Seeing the Woods

A blog by the Rachel Carson Center for Environment and Society

Bookshelf: “Rule of Experts: Egypt, Techno-Politics, Modernity” by Timothy Mitchell

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By Arnab Dey

Tim Mitchell’s Rule of Experts has remained with me a long time, and continues to be an inspiration for my work and thinking. Focused on twentieth-century Egypt, Mitchell raises foundational questions about the purported globality of themes such as capitalism, cover imagetechnology, politics, ecology, and power. In doing so, the book opens up a range of discussions that are both theoretically rich and empirically grounded. As such, I believe Rule of Experts has much to offer to environmental history, as well as other fields.

Two arguments stand out for me. Firstly, Mitchell succinctly demonstrates that “universal” categories of social theory—such as the economy or capitalism, or even ecology—are really products of locally contingent networks, practices, and institutions of power. He cautions against their frequent—but inadequate—use as a priori global frameworks that precede historical experience. Such a move obscures and flattens the variations, processes, and patterns that make up these categories in the first place. Secondly, Mitchell shows that the notion of human calculability and control—indeed of techno-scientific “rationality”—that drives much of our story of modernity is simplistic and misleading. He uses wars, epidemics, and agrarian “fiascos” to illustrate the limits to human “reason” and to the universal “benefit” that our high-modernist agendas purport to advance. A chapter beguilingly titled “Can the Mosquito Speak?” is especially resonant in this regard. For me, Rule of Experts is a timely reminder that catch-all concepts such as progress, development, growth, and modernity need critical re-evaluation in light of their impact and consequences on the ground.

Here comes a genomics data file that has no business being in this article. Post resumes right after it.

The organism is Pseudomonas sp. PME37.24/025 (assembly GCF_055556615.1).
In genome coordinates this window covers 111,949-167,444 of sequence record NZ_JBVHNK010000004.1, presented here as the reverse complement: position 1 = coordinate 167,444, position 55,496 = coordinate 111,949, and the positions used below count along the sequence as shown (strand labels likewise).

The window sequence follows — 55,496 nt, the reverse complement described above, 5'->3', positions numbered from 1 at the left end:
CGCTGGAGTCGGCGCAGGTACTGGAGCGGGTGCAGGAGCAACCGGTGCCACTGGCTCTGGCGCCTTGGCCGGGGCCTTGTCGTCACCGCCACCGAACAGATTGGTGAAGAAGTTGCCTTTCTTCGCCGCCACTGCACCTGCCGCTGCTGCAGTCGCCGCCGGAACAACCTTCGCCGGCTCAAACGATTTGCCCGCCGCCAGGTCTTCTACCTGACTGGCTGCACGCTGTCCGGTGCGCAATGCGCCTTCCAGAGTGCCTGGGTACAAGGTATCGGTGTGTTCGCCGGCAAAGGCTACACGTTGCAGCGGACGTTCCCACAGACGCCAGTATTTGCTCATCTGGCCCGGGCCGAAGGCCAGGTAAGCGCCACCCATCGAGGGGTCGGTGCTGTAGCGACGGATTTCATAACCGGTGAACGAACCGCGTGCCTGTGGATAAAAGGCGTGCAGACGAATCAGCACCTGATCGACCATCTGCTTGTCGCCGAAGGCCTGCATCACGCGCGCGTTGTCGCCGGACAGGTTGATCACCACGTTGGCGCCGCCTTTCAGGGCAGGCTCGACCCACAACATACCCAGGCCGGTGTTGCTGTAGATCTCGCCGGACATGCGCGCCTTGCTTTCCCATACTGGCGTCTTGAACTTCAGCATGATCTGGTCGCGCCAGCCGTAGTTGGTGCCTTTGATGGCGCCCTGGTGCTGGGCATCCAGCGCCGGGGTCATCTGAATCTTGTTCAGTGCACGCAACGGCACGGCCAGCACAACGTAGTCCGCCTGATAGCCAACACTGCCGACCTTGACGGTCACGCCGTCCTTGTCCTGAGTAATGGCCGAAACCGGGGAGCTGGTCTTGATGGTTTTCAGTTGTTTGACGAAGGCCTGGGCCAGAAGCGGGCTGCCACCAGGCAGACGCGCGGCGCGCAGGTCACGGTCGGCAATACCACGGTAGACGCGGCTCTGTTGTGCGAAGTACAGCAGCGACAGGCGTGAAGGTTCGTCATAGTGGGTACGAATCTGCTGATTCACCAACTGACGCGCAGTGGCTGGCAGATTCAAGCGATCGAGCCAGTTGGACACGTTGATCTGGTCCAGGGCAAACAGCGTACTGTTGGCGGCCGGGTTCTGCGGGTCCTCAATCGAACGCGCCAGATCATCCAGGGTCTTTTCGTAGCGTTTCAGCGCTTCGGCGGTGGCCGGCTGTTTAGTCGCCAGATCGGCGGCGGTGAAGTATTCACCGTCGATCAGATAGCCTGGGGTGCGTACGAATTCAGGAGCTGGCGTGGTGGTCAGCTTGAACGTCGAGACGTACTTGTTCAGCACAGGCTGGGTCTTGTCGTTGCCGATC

At the RCC, I continue to think through these issues while working on my book on the socio-environmental history of tea in colonial eastern India. As a prized cash crop, tea’s success came to be read as Britain’s botanical mastery of the subcontinent’s natural world—the civilizing of an otherwise “wild” and “unrefined” plant. Reality, of course, was far messier. For instance, tea’s monoculture ecosystem proved to be a thriving base for a litany of pests, which in turn dramatically reduced crop quality and profits. Ideologically speaking, these bugs reminded planters that the rhetoric of scientific triumphalism that accompanied tea’s “discovery” was premature and unfounded. The battle against pests continues to this day. The human impact of the tea enterprise was even more damning. Large-scale plantation works (especially irrigation channels) spawned the Anopheles beyond control. By 1896, the labor mortality rate due to malaria alone had exceeded 33.6 percent. Similarly, deforestation for tea clearings—and to meet the needs of commerce—effectively undid concurrent efforts at forest conservation.

Overall, my book is an attempt to highlight some of these interlinked conundrums, logics, and consequences of empire’s gardens and its famed product. Rule of Experts is an inspiring theoretical base for this exposition.

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